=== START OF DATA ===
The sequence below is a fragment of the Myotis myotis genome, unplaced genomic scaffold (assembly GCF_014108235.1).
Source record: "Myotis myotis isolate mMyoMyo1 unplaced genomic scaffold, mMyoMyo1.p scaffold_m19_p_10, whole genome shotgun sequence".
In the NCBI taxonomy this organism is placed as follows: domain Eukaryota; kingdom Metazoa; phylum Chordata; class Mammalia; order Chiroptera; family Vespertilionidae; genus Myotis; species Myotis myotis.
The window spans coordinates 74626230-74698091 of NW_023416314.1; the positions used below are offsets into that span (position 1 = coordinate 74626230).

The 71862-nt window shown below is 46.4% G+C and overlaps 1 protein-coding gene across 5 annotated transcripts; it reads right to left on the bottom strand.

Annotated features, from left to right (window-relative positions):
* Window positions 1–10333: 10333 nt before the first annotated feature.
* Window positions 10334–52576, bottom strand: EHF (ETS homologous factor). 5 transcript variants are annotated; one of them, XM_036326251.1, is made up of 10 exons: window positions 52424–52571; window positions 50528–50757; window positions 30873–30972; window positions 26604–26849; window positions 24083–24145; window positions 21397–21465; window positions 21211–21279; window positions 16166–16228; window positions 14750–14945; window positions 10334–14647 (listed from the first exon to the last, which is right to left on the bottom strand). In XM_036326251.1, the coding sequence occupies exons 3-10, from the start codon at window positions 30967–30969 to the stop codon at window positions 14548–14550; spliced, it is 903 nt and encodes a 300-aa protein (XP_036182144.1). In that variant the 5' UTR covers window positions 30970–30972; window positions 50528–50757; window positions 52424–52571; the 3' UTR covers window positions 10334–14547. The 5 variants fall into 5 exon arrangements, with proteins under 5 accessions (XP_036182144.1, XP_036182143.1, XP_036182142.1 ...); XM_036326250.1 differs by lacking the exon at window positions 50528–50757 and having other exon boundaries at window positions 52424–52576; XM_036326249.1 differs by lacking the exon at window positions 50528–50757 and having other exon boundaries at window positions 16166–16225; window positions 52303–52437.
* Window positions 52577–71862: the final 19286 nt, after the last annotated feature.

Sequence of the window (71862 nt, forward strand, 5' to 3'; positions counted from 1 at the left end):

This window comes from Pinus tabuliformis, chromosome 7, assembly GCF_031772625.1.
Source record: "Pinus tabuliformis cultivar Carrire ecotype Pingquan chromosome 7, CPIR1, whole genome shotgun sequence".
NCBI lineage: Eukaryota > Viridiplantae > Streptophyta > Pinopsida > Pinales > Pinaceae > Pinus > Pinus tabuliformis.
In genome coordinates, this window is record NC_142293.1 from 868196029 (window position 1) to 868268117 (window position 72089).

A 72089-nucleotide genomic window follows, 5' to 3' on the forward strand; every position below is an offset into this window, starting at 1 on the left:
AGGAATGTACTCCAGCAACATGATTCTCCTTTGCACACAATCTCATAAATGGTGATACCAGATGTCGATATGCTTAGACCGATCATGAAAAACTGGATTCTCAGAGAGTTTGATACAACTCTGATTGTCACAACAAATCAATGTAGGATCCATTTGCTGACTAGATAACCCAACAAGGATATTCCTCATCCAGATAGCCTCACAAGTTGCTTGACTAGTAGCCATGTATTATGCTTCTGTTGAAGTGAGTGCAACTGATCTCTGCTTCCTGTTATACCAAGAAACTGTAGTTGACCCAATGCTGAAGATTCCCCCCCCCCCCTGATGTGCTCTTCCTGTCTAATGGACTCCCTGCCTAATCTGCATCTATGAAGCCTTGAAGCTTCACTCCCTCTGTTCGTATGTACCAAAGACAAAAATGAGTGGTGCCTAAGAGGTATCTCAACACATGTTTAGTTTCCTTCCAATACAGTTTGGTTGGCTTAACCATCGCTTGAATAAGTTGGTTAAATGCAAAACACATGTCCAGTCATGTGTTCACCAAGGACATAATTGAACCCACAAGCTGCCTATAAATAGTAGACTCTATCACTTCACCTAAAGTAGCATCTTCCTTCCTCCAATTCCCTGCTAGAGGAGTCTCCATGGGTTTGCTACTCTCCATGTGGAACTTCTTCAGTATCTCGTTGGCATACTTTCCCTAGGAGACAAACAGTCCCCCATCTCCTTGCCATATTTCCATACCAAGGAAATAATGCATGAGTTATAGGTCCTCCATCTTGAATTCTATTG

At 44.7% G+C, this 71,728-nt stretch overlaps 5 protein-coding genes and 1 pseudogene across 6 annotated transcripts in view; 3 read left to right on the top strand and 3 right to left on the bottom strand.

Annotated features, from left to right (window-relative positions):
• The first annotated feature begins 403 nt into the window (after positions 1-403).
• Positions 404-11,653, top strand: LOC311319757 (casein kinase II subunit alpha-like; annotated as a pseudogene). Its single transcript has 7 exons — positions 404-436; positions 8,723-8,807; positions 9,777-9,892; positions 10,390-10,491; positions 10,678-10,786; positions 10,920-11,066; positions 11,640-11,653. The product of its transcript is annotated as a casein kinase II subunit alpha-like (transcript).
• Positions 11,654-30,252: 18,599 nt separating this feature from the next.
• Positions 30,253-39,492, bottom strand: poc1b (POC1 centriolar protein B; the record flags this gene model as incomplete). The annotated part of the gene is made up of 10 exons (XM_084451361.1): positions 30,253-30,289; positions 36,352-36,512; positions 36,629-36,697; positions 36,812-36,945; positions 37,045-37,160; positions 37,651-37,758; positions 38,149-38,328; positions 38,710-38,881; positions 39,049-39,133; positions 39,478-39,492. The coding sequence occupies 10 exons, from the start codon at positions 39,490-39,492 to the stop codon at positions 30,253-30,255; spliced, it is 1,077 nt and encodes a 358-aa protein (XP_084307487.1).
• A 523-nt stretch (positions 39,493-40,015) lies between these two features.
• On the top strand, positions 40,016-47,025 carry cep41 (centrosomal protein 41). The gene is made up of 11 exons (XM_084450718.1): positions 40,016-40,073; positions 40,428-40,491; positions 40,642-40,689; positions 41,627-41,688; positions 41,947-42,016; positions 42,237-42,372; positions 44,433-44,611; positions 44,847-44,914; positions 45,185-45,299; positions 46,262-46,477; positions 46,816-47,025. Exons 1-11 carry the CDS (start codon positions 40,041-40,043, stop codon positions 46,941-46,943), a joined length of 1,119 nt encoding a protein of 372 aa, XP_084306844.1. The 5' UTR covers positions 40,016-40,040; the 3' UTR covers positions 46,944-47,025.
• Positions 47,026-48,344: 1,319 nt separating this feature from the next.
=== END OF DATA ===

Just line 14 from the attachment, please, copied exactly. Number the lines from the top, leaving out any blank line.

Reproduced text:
In genome coordinates, this window is record NC_142293.1 from 868196029 (window position 1) to 868268117 (window position 72089).